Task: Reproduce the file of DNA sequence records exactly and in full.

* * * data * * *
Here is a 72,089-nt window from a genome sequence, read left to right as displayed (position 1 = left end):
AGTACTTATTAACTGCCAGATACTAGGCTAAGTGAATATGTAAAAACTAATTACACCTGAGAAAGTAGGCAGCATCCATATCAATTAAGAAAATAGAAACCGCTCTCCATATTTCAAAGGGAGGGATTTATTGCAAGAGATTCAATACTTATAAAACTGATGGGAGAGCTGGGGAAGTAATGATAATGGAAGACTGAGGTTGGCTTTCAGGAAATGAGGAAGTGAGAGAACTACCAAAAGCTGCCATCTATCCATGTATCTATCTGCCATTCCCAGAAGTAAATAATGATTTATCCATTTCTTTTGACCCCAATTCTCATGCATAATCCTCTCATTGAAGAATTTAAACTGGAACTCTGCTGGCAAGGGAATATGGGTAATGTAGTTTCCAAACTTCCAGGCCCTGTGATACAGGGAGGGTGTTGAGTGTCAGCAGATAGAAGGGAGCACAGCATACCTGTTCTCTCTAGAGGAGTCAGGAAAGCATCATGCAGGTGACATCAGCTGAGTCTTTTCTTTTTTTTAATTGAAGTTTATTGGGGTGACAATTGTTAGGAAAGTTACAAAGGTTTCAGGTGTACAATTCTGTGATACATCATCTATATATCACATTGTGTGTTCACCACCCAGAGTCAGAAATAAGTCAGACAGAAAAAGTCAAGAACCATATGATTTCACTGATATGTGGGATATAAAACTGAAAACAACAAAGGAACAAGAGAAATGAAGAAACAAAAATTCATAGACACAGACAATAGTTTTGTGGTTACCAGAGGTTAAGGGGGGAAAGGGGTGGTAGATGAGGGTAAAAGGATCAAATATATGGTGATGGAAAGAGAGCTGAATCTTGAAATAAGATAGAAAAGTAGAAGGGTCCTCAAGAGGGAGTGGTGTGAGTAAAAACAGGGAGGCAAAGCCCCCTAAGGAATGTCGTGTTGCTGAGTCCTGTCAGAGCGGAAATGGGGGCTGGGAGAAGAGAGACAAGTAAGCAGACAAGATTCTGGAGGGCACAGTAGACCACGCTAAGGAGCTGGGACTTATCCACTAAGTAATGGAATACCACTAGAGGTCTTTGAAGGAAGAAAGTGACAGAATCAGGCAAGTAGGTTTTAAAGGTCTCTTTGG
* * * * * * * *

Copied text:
Here is a 72,089-nt window from a genome sequence, read left to right as displayed (position 1 = left end):
AGTACTTATTAACTGCCAGATACTAGGCTAAGTGAATATGTAAAAACTAATTACACCTGAGAAAGTAGGCAGCATCCATATCAATTAAGAAAATAGAAACCGCTCTCCATATTTCAAAGGGAGGGATTTATTGCAAGAGATTCAATACTTATAAAACTGATGGGAGAGCTGGGGAAGTAATGATAATGGAAGACTGAGGTTGGCTTTCAGGAAATGAGGAAGTGAGAGAACTACCAAAAGCTGCCATCTATCCATGTATCTATCTGCCATTCCCAGAAGTAAATAATGATTTATCCATTTCTTTTGACCCCAATTCTCATGCATAATCCTCTCATTGAAGAATTTAAACTGGAACTCTGCTGGCAAGGGAATATGGGTAATGTAGTTTCCAAACTTCCAGGCCCTGTGATACAGGGAGGGTGTTGAGTGTCAGCAGATAGAAGGGAGCACAGCATACCTGTTCTCTCTAGAGGAGTCAGGAAAGCATCATGCAGGTGACATCAGCTGAGTCTTTTCTTTTTTTTAATTGAAGTTTATTGGGGTGACAATTGTTAGGAAAGTTACAAAGGTTTCAGGTGTACAATTCTGTGATACATCATCTATATATCACATTGTGTGTTCACCACCCAGAGTCAGAAATAAGTCAGACAGAAAAAGTCAAGAACCATATGATTTCACTGATATGTGGGATATAAAACTGAAAACAACAAAGGAACAAGAGAAATGAAGAAACAAAAATTCATAGACACAGACAATAGTTTTGTGGTTACCAGAGGTTAAGGGGGGAAAGGGGTGGTAGATGAGGGTAAAAGGATCAAATATATGGTGATGGAAAGAGAGCTGAATCTTGAAATAAGATAGAAAAGTAGAAGGGTCCTCAAGAGGGAGTGGTGTGAGTAAAAACAGGGAGGCAAAGCCCCCTAAGGAATGTCGTGTTGCTGAGTCCTGTCAGAGCGGAAATGGGGGCTGGGAGAAGAGAGACAAGTAAGCAGACAAGATTCTGGAGGGCACAGTAGACCACGCTAAGGAGCTGGGACTTATCCACTAAGTAATGGAATACCACTAGAGGTCTTTGAAGGAAGAAAGTGACAGAATCAGGCAAGTAGGTTTTAAAGGTCTCTTTGG